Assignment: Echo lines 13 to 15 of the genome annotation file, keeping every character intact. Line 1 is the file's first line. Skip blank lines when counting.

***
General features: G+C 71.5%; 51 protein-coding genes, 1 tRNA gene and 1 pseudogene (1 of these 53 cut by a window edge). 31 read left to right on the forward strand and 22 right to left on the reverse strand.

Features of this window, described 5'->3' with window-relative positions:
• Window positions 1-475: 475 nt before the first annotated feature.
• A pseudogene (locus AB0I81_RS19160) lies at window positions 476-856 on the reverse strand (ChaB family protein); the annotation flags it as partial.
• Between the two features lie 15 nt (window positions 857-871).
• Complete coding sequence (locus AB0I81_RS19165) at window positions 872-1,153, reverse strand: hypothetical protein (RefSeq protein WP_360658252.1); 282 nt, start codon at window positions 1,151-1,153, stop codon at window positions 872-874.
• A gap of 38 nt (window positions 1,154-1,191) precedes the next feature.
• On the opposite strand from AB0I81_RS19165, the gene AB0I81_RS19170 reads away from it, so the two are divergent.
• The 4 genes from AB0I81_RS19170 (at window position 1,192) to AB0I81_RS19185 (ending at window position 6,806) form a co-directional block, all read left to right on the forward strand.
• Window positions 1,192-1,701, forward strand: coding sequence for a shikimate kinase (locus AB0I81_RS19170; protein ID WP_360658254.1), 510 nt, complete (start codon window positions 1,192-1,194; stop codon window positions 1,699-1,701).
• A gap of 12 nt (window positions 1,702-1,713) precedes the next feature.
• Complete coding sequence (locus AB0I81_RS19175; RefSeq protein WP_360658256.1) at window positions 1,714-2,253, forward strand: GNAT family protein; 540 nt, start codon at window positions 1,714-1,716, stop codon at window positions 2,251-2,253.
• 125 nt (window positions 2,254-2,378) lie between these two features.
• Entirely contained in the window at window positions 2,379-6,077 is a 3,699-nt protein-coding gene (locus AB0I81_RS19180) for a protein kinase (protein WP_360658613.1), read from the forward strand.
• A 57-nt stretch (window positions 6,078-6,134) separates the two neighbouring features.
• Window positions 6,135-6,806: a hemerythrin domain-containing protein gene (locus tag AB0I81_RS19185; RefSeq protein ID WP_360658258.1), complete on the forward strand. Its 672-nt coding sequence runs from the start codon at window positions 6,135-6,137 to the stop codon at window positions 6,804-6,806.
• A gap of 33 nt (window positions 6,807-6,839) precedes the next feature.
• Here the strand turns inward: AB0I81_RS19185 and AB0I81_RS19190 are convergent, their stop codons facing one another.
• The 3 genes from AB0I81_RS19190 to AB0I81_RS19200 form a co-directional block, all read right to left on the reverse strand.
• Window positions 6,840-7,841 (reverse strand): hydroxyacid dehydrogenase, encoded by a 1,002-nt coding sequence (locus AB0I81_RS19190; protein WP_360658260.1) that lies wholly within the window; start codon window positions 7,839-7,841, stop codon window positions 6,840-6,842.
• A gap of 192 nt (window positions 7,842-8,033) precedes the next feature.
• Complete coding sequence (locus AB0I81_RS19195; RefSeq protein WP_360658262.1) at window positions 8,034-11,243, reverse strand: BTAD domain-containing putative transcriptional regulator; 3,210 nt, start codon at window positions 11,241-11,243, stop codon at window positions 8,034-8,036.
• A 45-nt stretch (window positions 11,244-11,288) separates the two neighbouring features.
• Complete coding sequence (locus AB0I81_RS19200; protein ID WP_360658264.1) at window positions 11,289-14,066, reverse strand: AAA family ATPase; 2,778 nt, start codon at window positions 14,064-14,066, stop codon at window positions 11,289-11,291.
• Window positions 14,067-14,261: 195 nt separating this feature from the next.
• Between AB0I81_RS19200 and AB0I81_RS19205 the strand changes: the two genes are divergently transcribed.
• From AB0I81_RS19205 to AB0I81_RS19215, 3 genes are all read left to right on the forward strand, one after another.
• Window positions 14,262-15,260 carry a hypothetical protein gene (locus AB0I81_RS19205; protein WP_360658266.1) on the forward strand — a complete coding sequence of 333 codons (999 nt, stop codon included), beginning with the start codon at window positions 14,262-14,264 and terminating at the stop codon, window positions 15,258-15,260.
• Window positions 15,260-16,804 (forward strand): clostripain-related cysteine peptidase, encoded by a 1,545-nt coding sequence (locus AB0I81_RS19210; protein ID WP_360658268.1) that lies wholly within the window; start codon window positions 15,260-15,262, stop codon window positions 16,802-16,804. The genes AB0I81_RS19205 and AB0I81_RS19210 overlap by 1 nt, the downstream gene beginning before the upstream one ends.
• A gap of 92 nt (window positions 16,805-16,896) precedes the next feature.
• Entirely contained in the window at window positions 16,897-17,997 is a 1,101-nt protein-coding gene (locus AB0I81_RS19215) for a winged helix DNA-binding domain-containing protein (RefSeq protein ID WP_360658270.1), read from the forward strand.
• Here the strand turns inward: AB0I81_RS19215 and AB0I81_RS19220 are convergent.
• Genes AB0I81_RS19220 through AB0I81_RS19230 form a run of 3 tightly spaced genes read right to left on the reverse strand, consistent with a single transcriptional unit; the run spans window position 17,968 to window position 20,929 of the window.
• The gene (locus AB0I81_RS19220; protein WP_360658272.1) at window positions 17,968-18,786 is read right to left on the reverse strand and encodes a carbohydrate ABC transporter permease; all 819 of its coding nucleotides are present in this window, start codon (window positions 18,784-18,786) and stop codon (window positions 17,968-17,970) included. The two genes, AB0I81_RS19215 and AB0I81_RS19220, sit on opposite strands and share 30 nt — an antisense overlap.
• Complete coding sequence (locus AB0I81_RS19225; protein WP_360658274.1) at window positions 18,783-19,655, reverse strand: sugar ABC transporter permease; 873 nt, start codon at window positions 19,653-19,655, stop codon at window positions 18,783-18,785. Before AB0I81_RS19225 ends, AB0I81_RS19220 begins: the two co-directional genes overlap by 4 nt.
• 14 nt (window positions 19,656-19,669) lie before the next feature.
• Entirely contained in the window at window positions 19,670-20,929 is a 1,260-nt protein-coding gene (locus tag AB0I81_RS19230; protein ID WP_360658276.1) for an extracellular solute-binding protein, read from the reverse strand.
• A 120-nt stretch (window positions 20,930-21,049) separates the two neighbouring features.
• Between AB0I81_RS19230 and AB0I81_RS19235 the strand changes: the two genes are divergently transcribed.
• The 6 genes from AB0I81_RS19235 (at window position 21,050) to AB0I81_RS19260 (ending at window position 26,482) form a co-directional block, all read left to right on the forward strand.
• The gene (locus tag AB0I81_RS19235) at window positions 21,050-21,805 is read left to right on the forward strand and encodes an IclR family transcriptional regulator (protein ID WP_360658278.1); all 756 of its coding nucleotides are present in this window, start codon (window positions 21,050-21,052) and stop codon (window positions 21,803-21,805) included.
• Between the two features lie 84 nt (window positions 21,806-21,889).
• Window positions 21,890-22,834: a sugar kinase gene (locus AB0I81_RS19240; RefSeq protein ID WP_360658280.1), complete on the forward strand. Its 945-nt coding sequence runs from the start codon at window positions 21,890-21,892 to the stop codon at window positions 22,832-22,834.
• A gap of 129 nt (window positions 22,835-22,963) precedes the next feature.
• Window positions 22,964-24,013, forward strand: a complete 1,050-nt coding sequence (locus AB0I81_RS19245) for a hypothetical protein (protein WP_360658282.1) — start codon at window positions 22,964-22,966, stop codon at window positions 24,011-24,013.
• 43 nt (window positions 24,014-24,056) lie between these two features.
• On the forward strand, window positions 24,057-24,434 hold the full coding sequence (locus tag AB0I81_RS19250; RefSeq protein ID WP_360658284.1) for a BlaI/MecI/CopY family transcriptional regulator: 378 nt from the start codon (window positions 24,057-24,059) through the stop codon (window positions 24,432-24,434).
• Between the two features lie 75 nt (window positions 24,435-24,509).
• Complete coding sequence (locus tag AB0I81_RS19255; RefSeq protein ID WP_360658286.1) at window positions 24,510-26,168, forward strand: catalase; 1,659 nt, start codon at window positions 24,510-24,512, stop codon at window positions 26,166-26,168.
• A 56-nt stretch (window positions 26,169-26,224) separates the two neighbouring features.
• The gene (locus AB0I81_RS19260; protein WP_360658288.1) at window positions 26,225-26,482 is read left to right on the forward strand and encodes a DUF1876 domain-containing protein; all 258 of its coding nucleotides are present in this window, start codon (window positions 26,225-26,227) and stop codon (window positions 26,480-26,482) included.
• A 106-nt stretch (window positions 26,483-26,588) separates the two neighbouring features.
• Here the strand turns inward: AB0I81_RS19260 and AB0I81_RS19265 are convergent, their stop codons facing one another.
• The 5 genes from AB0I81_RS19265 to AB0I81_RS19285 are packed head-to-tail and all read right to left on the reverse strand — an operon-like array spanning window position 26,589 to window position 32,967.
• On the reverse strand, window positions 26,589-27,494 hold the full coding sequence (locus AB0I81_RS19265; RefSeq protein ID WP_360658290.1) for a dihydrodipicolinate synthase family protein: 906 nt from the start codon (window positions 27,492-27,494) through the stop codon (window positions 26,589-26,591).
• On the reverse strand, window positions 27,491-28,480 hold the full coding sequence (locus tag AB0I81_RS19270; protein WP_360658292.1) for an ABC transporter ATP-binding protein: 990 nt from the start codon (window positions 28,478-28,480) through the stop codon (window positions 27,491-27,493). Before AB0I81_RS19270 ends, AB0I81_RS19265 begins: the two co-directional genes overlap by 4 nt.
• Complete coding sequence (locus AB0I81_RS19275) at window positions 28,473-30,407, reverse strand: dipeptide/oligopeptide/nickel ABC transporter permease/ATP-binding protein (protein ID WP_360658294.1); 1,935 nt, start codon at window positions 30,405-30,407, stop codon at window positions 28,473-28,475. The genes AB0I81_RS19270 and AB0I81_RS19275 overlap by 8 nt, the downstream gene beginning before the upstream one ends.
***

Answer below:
• 125 nt (window positions 2,254-2,378) lie between these two features.
• Entirely contained in the window at window positions 2,379-6,077 is a 3,699-nt protein-coding gene (locus AB0I81_RS19180) for a protein kinase (protein WP_360658613.1), read from the forward strand.
• A 57-nt stretch (window positions 6,078-6,134) separates the two neighbouring features.